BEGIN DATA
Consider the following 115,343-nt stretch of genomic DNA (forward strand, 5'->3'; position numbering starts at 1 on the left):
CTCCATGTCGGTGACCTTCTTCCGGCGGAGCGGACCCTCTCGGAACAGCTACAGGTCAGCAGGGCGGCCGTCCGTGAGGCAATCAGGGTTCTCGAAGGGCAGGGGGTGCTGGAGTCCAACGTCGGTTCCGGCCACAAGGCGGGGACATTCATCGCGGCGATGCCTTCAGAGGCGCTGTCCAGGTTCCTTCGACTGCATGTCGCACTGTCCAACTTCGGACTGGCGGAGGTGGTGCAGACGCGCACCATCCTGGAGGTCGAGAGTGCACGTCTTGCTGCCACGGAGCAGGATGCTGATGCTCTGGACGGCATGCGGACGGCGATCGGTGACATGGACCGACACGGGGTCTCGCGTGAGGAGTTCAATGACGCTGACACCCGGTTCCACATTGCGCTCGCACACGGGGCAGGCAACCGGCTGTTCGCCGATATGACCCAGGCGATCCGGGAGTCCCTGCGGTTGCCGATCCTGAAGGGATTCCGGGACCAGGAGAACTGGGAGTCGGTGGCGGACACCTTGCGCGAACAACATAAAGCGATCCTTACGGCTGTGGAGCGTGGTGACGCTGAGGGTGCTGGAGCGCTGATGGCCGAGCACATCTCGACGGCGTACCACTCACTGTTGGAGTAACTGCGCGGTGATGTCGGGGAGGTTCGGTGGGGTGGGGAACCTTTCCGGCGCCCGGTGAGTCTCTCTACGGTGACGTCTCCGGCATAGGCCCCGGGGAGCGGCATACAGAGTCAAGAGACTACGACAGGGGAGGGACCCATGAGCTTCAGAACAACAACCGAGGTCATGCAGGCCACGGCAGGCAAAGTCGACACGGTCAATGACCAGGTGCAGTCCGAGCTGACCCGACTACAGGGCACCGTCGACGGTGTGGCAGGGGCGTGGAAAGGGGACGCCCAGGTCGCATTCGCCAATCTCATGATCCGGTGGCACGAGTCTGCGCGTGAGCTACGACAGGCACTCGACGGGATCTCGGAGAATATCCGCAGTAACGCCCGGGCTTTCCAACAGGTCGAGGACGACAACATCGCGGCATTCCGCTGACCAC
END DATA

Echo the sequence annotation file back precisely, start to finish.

Consider the following 115,343-nt stretch of genomic DNA (forward strand, 5'->3'; position numbering starts at 1 on the left):
CTCCATGTCGGTGACCTTCTTCCGGCGGAGCGGACCCTCTCGGAACAGCTACAGGTCAGCAGGGCGGCCGTCCGTGAGGCAATCAGGGTTCTCGAAGGGCAGGGGGTGCTGGAGTCCAACGTCGGTTCCGGCCACAAGGCGGGGACATTCATCGCGGCGATGCCTTCAGAGGCGCTGTCCAGGTTCCTTCGACTGCATGTCGCACTGTCCAACTTCGGACTGGCGGAGGTGGTGCAGACGCGCACCATCCTGGAGGTCGAGAGTGCACGTCTTGCTGCCACGGAGCAGGATGCTGATGCTCTGGACGGCATGCGGACGGCGATCGGTGACATGGACCGACACGGGGTCTCGCGTGAGGAGTTCAATGACGCTGACACCCGGTTCCACATTGCGCTCGCACACGGGGCAGGCAACCGGCTGTTCGCCGATATGACCCAGGCGATCCGGGAGTCCCTGCGGTTGCCGATCCTGAAGGGATTCCGGGACCAGGAGAACTGGGAGTCGGTGGCGGACACCTTGCGCGAACAACATAAAGCGATCCTTACGGCTGTGGAGCGTGGTGACGCTGAGGGTGCTGGAGCGCTGATGGCCGAGCACATCTCGACGGCGTACCACTCACTGTTGGAGTAACTGCGCGGTGATGTCGGGGAGGTTCGGTGGGGTGGGGAACCTTTCCGGCGCCCGGTGAGTCTCTCTACGGTGACGTCTCCGGCATAGGCCCCGGGGAGCGGCATACAGAGTCAAGAGACTACGACAGGGGAGGGACCCATGAGCTTCAGAACAACAACCGAGGTCATGCAGGCCACGGCAGGCAAAGTCGACACGGTCAATGACCAGGTGCAGTCCGAGCTGACCCGACTACAGGGCACCGTCGACGGTGTGGCAGGGGCGTGGAAAGGGGACGCCCAGGTCGCATTCGCCAATCTCATGATCCGGTGGCACGAGTCTGCGCGTGAGCTACGACAGGCACTCGACGGGATCTCGGAGAATATCCGCAGTAACGCCCGGGCTTTCCAACAGGTCGAGGACGACAACATCGCGGCATTCCGCTGACCAC